The health authorities must bridge the widening gap between the advances in pharmaceuticals and the development of strategies to promote patient adherence. The cornerstone must be endorsing empathic patient-physician partnerships with effective communication and social support from other health care professionals. Effective interventions for improving patient adherence must be individualized and tailored to the patients’ cultural backgrounds, specific conditions, and treatment protocols. Institutional programs to increase patients’ awareness about cardiovascular diseases are essential. The preventive mechanism of cardiovascular medications that do not necessarily relieve symptoms must be fully addressed to improve understanding and compliance. In order for patients to take responsibility, they must understand their medical conditions in their own words. They should be fully motivated to participate actively in the decision-making process to create their treatment plans.

Health care system investment in comprehensive patient education programs must parallel the huge investments made by pharmaceutical manufacturers. This investment is achievable and cost-effective, which will ultimately lead to better health care outcomes.

1. Mozaffarian D, Benjamin EJ, Go AS, et al. Heart disease and stroke statistics— 2015 update: a report from the American Heart Association. Circulation. 2015;131(14):e29-e322.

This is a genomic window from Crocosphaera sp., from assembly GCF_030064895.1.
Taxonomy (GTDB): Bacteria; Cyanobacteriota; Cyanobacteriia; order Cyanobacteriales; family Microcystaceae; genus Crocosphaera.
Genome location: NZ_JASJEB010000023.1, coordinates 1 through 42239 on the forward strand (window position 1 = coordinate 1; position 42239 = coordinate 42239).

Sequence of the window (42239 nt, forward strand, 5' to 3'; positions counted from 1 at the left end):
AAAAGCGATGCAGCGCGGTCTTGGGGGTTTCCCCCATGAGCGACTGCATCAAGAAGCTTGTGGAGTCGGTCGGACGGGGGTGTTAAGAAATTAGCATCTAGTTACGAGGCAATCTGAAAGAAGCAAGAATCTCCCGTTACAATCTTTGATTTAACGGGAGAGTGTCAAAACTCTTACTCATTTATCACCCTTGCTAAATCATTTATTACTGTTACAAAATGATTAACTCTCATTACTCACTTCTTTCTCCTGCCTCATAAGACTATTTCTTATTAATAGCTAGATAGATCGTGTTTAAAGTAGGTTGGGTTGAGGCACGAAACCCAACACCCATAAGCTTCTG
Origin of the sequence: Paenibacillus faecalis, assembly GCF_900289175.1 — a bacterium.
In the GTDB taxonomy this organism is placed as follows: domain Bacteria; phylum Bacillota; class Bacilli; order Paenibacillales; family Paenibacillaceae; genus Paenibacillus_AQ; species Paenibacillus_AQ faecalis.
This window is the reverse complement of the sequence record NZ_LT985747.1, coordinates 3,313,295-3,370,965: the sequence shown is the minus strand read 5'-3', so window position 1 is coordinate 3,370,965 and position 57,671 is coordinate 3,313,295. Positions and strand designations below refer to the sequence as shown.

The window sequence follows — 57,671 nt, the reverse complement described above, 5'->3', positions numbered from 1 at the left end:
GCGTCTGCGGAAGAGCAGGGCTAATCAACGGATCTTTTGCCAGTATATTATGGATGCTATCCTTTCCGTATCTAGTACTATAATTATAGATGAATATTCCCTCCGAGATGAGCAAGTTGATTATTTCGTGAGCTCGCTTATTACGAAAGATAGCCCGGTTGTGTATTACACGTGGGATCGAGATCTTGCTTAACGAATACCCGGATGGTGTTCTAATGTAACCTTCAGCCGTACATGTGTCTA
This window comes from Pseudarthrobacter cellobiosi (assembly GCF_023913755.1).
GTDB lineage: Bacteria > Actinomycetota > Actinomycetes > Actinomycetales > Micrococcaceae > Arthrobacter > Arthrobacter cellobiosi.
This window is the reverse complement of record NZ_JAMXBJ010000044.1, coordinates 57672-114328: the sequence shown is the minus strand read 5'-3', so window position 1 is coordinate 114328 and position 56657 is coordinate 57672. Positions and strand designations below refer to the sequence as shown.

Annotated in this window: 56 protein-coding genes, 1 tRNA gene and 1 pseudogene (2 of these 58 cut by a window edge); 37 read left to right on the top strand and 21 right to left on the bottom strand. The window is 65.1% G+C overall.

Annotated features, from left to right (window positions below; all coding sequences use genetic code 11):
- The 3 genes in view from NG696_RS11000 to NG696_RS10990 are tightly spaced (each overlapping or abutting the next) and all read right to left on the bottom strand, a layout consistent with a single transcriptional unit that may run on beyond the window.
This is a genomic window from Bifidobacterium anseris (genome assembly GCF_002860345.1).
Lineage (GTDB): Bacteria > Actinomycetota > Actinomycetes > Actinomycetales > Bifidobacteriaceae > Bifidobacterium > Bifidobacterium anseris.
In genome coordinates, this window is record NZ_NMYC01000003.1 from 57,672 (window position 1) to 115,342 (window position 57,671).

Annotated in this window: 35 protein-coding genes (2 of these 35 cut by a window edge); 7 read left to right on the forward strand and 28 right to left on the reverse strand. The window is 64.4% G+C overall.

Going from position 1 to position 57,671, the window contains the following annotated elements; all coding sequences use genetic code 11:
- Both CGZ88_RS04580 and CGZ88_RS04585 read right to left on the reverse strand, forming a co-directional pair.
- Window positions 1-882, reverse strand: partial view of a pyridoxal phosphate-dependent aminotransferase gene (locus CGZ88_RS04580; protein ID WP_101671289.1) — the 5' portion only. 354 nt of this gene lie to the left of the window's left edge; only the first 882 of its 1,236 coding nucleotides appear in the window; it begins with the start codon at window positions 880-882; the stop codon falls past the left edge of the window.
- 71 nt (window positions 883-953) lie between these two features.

2. American Diabetes Association. Standards of medical care. Diabetes Care. 2017; 40(suppl 1):S1-S135.
3. Baroletti S, Dell’Orfano H. Medication adherence in cardiovascular disease. Circulation. 2010;121(12):1455-1458.
4. Martin LR, Williams SL, Haskard KB, Dimatteo MR. The challenge of patient adherence. Ther Clin Risk Manag. 2005;1(3):189-199.
5. Gottlieb H. Medication nonadherence: finding solutions to a costly medical problem. Drug Benefit Trends. 2000;12(6):57-62.
6. Kravitz RL, Hays RD, Sherbourne CD, et al. Recall of recommendations and adherence to advice among patients with chronic medical conditions. Arch Intern Med. 1993;153(16):1869-1878.
7. Al-Maskari F, El-Sadig M, Al-Kaabi JM, Afandi B, Nagelkerke N, Yeatts KB. Knowledge, attitude and practices of diabetic patients in the United Arab Emirates. PLoS One. 2013;8(1):e52857.
8. Abuelmagd W, Afandi B, Håkonsen H, Khmidi S, Nair SC, Toverud EL. Health information needs of women with diabetes at a tertiary care hospital in United Arab Emirates. Presented at: Fourth Gulf AACE Chapter Annual Meeting, November 2016.

2. A. Almansari, Saudi Arabia

Dr Erfan and Bagedo Hospital

“Adherence to long-term therapy for chronic illness in developed countries averages 50%. In developing countries, the rates are even lower. » WHO 20031